Our sustainability and solutions jargon buster

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With climate change and global warming among the biggest challenges we’re facing globally, it seems like everybody's talking about sustainability and renewable energy. And many of us are already trying to do our part to help cut carbon emissions and protect the environment.

But technical jargon can sometimes make it difficult to understand exactly what's being said when discussing how you can become more sustainable.

So we’ve pulled together a helpful jargon buster including common buzzwords relating to sustainability to help you make sense of it all.

We’ve also including some of the solutions that can help you become more sustainable today.

100% renewable electricity

Electricity from renewable sources means it’s been produced from natural sources including the sun, wind and biomass. Powering our homes with renewable electricity has many advantages and, unlike fossil fuels such as coal, has a small carbon footprint.  

At E.ON we provide all our residential customers’ homes with 100% renewable electricity as standard and at no extra cost1.

Air source heat pumps

Air source heat pumps are a cleaner option to other forms of heating. They use the power of air and electricity to create heat. Air source heat pumps are a more efficient, cost effective and sustainable source of heating when compared to traditional heating solutions.

Boilers - combi/regular/system

There are three main types of boilers that can help keep your home warm: combi, regular and system boilers.

  • Combi boilers are ideal for smaller homes, providing hot and cold water while staying small enough to fit in a cupboard. 
  • Regular boilers are designed to serve larger households and are linked to a hot water cylinder and cold storage tank.
  • And system boilers – which provide a constant supply of hot water to multiple taps – are gas boilers designed for properties with more than one bathroom.

You can find out more in our helpful guide on what to look for when picking the right boiler for your home.

Carbon emissions

Carbon emissions are one of the most common types of greenhouse gas and are responsible for the majority of global greenhouse gas emissions. Carbon emissions are released into the atmosphere when we power planes, cars, factories and even our homes and can cause global warming and have a negative impact on the planet.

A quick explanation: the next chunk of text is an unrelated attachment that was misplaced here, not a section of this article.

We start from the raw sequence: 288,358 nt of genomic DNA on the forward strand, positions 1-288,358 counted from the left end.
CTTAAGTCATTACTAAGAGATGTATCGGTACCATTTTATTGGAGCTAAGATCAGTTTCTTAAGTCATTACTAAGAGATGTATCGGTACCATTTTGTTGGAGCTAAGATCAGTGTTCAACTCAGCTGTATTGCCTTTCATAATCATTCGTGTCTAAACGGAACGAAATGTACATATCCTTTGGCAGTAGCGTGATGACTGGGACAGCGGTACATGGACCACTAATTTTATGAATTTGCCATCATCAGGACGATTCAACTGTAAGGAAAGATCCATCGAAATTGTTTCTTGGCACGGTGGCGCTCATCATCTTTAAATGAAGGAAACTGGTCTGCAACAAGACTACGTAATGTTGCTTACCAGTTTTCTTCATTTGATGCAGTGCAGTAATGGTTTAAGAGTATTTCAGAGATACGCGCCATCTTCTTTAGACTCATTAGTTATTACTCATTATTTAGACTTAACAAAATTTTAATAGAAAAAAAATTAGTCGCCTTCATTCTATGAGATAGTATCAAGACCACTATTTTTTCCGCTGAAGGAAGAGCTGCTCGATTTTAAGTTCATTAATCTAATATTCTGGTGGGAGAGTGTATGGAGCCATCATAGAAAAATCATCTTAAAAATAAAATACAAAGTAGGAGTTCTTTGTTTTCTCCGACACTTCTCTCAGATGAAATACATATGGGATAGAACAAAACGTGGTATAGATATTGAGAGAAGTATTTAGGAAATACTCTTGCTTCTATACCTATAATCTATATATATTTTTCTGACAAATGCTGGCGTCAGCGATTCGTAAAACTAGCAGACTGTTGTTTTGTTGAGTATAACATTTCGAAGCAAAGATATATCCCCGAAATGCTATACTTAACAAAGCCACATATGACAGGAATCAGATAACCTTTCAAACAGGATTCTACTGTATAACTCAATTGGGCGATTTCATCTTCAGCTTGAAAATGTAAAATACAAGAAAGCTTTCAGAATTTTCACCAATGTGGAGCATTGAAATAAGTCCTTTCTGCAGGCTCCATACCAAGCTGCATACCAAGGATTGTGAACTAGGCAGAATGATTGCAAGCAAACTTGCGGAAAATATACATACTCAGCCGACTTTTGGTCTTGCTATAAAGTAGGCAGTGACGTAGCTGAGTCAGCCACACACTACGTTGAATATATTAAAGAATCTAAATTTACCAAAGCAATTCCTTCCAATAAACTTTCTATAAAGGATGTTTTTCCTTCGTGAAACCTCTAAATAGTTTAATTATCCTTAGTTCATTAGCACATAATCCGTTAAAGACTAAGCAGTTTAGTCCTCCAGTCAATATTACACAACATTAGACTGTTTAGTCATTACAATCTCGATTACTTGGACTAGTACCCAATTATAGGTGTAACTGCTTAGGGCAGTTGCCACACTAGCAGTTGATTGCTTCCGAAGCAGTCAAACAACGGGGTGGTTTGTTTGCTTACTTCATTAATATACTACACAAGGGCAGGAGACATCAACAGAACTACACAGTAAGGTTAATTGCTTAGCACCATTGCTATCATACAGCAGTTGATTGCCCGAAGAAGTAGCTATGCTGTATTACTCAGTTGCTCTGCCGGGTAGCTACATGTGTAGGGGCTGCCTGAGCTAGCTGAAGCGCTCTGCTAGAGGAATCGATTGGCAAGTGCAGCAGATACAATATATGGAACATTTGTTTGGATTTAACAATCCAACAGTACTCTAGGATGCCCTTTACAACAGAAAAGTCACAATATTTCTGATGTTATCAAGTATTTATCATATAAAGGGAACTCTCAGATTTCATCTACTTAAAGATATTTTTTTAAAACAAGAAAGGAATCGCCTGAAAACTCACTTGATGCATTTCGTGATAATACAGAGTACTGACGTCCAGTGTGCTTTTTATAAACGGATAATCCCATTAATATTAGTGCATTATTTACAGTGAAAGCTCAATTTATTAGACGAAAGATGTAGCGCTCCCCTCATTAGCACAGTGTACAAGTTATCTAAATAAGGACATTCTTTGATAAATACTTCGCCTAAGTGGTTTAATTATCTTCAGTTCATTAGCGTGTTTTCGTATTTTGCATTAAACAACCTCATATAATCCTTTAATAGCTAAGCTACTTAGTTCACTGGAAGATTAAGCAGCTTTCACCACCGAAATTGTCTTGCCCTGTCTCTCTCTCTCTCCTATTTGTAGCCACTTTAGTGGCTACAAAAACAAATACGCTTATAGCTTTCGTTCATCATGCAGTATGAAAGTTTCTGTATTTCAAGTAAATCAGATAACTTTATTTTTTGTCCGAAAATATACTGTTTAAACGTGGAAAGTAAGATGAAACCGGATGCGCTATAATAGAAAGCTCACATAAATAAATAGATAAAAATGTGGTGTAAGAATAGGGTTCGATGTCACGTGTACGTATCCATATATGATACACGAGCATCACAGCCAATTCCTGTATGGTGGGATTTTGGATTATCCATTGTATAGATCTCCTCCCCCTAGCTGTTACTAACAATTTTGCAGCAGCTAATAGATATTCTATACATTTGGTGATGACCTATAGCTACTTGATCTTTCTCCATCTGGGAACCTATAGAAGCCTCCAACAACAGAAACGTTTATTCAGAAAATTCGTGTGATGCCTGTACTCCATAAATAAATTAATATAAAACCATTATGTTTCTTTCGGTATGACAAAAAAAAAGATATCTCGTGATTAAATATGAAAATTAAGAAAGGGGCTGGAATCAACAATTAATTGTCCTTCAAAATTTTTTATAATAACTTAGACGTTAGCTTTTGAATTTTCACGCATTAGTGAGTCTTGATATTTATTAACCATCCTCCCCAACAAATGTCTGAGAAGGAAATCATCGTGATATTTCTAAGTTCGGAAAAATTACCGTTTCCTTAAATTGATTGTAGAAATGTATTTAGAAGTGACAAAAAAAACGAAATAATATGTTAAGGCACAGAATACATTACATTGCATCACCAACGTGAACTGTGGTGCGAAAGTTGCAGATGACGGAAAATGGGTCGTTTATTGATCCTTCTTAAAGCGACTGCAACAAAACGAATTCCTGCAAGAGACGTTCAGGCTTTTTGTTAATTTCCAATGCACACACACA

Carbon footprint

carbon footprint is a measurement of your impact on the planet from the total amount of greenhouse gases you release into the atmosphere by doing common everyday activities such as driving, flying and powering your home. The more you walk, cycle and use less energy, the smaller your carbon footprint will be.

Carbon offsetting

Carbon offsetting provides a way for you to balance out carbon emissions, and your environmental impact on the planet. It does this by funding projects that remove the same amount of carbon dioxide you generate from the atmosphere. For example, you might donate to a non-profit organisation that plants trees, which absorb carbon dioxide and reduce greenhouse gases, when you take an international flight.

Climate crisis (climate change, climate emergency, global warming)

Experts advise that the climate crisis exists because the Earth is warming at an unprecedented pace, fuelled by a growth in carbon emissions and other greenhouse gases created by global industrial activity. This has resulted in extreme heat, floods, droughts, and other challenging environmental conditions that are critically impacting many ecosystems and regions around the world.

Energy efficiency

Energy efficiency refers to using less energy to complete a task, such as turning on a light, cooking your dinner or heating your home, and in turn eliminates excess energy waste. Our customers can use our helpful E.ON See tool to help them better understand their energy use, get personalised energy saving advice and help them become more energy efficient. The more energy efficient you are, the more you can reduce greenhouse gas emissions, lower energy bills, and do your part to support the environment.